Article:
Trinidad Rejects Proposal For UWI, St Augustine Tuition Hike

(CMC) – The Trinidad and Tobago government has rejected a proposal from the St Augustine campus of The University of the West Indies for an increase in tuition fees.

Instead, the government has suggested that the institution finds other ways to address its financial shortfalls including a review of the courses offered.

“We have been faced with a challenge with the St Augustine campus continuing to ask us for large sums of money. We spend somewhere in the vicinity of TT$500 million a year as a direct contribution. And then you have to add Government Assistance for Tuition Expenses Programme (GATE) funding to that. I would say, at least TT$200 million in addition,” said Finance Minister, Colm Imbert, who is also chairman of the UWI Grants Committee.

The proposal for the increase came in response to the Trinidad and Tobago government’s intention to implement a 10 per cent reduction in its subvention to The UWI for the 2022-23 academic year, resulting in a cut of more than TT$50 million from the current subvention.

On May 13, Imbert, Education Minister Dr Nyan Gadsby-Dolly, Minister of Housing and Urban Development, Camille Robinson-Regis, and attorney and government backbencher, Keith Scotland, as a prime ministerial-appointed committee, met with the St Augustine Guild on the issue of raising fees given the government’s reduced subvention.

Gadsby-Dolly said the increased fees would have seen students paying between 25 to 71 per cent more depending on the course of study.

Imbert, who was flanked by Gadsby-Dolly at the weekly Cabinet press conference on Thursday, said, while the government could not direct the campus on how to run its affairs, it was suggested that some of its 300 courses be re-examined.

“So you have a vast array of courses and you have 16,000, 17,000 students…the university needs to look at all the courses that they want the Government and the country to pay for.

“We are not going to tell them what courses to put on, but we believe that they need to look at all these courses they are offering and decide which ones the Government should pay for.

“That is our response to their proposal that they increase tuition fees. Because we think that that increase in tuition fees should be a last resort [and that] The UWI has to look within first and see whether they have not overextended themselves. Because the cost to the state is directly proportional to the number of students and the number of courses that are being offered,” Imbert said.

Gadsby-Dolly acknowledged that fees at the St Augustine campus had not increased in 21 years in contrast to the Mona and Cave Hill campuses of the university, which had increased their fees in line with inflation.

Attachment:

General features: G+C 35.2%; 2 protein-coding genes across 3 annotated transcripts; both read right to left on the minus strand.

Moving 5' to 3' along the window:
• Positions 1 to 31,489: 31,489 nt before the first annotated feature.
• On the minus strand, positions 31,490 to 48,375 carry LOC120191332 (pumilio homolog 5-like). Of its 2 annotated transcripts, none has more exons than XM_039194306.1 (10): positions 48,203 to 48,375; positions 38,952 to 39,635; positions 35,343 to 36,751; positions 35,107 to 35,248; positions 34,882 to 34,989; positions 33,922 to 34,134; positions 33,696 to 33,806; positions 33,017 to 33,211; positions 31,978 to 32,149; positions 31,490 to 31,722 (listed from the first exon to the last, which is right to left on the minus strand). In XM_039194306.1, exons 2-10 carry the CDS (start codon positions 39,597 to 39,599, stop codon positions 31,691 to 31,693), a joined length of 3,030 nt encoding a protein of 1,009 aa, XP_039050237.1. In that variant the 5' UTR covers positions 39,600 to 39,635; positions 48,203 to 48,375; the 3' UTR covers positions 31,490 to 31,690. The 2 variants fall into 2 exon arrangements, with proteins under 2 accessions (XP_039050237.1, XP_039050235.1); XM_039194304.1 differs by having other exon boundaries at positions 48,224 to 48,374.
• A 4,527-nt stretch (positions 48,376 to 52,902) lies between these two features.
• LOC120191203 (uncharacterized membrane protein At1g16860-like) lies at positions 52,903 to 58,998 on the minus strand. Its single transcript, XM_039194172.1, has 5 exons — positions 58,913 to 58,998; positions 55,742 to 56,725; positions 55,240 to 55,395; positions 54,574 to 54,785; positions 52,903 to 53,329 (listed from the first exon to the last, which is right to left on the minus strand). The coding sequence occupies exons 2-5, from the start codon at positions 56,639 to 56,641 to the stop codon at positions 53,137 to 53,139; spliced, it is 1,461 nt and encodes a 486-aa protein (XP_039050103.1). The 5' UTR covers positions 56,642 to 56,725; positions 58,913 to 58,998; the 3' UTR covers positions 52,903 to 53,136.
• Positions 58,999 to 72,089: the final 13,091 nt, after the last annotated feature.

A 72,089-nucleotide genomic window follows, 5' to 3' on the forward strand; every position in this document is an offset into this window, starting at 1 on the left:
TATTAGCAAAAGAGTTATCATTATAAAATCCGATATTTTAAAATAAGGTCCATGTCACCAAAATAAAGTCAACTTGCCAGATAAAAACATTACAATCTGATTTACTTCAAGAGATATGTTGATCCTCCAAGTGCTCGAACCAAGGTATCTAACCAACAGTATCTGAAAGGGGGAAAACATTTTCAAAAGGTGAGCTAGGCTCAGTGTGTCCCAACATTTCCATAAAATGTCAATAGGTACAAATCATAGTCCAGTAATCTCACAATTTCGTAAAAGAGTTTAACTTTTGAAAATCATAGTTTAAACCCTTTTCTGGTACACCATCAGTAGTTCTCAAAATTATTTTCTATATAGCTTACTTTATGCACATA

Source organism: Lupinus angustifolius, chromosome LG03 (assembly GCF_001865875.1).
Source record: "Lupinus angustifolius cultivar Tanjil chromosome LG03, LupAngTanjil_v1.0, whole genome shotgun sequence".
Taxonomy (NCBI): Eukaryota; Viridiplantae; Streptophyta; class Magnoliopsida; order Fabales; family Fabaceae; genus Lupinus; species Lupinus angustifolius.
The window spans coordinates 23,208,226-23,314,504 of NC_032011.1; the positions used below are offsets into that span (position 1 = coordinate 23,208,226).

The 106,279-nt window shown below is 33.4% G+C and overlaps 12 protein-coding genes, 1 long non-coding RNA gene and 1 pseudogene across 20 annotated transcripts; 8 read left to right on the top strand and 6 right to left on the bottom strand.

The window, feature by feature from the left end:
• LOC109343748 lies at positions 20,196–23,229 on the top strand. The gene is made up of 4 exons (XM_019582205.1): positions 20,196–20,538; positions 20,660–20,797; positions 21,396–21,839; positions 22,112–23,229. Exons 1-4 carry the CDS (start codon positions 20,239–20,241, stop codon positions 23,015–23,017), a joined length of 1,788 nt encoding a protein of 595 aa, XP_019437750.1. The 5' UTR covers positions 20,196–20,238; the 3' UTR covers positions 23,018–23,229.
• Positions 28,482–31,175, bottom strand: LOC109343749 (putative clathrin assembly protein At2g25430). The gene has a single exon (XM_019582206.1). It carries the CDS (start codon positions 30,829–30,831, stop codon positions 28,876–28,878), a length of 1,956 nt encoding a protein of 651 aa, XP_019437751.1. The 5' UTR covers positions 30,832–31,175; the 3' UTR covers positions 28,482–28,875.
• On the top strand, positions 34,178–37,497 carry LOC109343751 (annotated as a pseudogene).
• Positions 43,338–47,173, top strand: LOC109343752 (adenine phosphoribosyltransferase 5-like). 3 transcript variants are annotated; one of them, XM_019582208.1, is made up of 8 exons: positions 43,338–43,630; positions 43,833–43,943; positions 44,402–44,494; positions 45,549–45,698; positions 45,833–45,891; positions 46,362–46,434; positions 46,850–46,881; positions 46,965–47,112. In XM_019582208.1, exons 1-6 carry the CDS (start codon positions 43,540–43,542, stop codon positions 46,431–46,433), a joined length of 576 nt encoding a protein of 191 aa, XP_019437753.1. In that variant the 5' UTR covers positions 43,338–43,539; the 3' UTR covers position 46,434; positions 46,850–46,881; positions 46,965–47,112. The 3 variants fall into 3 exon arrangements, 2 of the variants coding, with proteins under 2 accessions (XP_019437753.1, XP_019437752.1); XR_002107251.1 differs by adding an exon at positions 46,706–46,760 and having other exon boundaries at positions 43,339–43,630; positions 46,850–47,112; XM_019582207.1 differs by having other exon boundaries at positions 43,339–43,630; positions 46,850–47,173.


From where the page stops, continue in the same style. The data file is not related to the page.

At Mona and Cave Hill, students contribute 20 per cent of the cost of tuition, whereas at St Augustine students contribute 13 per cent, with these fees being the lowest in the region, she said.

But she told reporters that the government currently contributes 82 per cent of the campuses’ annual budget.

“The committee recommended that the St Augustine campus do an in-depth cost analysis and, of course, efficacy analysis looking at all the courses they offer; looking at enrolment and consider how we could possibly reduce where it possible. That information has been requested of the UWI, [and] some have been supplied. So we will be preparing all of that and looking at it as we follow up during this academic year.”

Gadsby-Dolly added that the government did not support an increase in university fees at this time and would come to a conclusion for next year after receiving the information from the campus officials.

No timeframe was given for the campus to submit the information, the education minister said.

Asked by reporters how he found the financial operations of the St Augustine campus given his position as chairman of the grants committee, Imbert replied it was a contentious topic.

“We are not talking about UWI St Augustine; we are talking about The UWI. That is the subject of a lot of confusion within the university right now. Because there was a report indicating, more or less, these are my words, that UWI may have sort of over-extended itself into growth.

“It has grown to become a huge organisation. But, in doing that, growing at such a rapid pace, it outgrew its ability to finance itself. So I can see that, in that committee, I can see the problems that resulted from that.

“You know some people will say, very laudable, noble idea to become one of the best universities in the world or the largest universities in the world etc, which is the path they were on, but what happened is that they didn’t have the capacity to finance it,” he added.